Thursday, March 03, 2005

Dominoes of democracy in the Middle East?

The economist wonders whether there are really winds of change in the Middle East. Could it be that neo-conservatives were right in predicting a "domino effect" of democracy? First Iraq, then Palestine has elections, and then Lebanon throws out a pro-syria government?

They think not...

How far-reaching is this new spirit? The Arab world is large and diverse, so there is always a risk of connecting the dots in a way that produces a distorted picture. One oddity is that Iraq, Palestine and Lebanon—all three of the prime exhibits being used to make the case for democracy—happen to be under foreign occupation, by America, Israel and Syria respectively. Each is in many ways a special case....

The foreign occupation of Lebanon began in 1976, when Syria’s dictator, Hafez Assad, sent his army to intervene in Lebanon’s brutal three-cornered civil war between Maronite Christians, Muslims and Palestinians. The mass protests that forced Lebanon’s pro-Syrian government in Lebanon to resign this week would probably not have happened but for a powerful shock: last month’s murder of Rafik Hariri, the country’s former prime minister and most popular politician. This was the catalyst for a chain reaction. For the Lebanese, what some are calling a “cedar revolution” and others a “peaceful intifada” carries the promise of an end not just to Syrian occupation but also to a corrupt spoils system that has long sapped the country’s talent and morale....

In Palestine, too, the advance of democracy may have been helped by the weakness of the government. The Palestinian Authority (PA), created by the 1993 Oslo accords to run the occupied territories until a final deal on statehood was reached, is missing many of a sovereign state’s usual attributes. Israel controls natural resources, borders, coast and airspace, the currency, the collection of customs duties, and, in most areas, security and internal freedom of movement. Yet Palestine’s political system is vibrant and pluralistic....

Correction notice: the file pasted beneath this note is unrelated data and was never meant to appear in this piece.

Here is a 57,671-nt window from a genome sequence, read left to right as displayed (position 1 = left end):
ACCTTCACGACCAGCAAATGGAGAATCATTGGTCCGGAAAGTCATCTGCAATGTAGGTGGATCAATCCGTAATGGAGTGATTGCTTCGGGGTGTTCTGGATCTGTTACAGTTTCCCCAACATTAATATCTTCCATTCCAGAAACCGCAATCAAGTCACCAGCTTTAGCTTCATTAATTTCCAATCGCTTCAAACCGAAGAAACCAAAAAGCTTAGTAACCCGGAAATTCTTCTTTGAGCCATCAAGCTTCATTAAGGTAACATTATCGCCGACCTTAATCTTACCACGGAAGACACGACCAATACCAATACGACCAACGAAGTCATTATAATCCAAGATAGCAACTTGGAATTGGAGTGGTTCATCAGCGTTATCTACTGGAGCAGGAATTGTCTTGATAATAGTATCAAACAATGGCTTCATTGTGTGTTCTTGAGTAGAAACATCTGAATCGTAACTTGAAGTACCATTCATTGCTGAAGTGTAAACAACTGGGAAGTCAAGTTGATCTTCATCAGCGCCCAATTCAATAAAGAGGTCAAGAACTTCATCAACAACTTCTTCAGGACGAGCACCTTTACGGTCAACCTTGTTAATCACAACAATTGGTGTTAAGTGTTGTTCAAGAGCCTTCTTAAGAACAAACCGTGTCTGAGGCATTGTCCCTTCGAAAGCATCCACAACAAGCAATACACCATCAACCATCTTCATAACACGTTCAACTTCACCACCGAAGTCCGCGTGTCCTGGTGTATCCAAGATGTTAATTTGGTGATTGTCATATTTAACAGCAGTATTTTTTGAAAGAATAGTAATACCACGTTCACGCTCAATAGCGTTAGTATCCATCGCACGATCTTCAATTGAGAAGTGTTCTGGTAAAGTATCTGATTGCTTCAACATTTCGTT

An Arab democratic opening will be long and tortuous. The regimes that block it are strong, cunning and ruthless. The rhetoric of “resistance”—Islamist, Arab nationalist, anti-American, anti-globalisation, or whatever—retains a powerful grip. Many Arabs still support groups such as al-Qaeda. A huge amount still depends on the outcome in Iraq: a descent into chaos or the failure of the political process there could crush democratic stirrings throughout the region. For all these reasons, it is probably too early for the Americans to crow about an Arab year of revolutions. All the same, the distance between George Bush’s talk of freedom and Arab aspirations, which only recently seemed to yawn so wide, may at last be starting to close.




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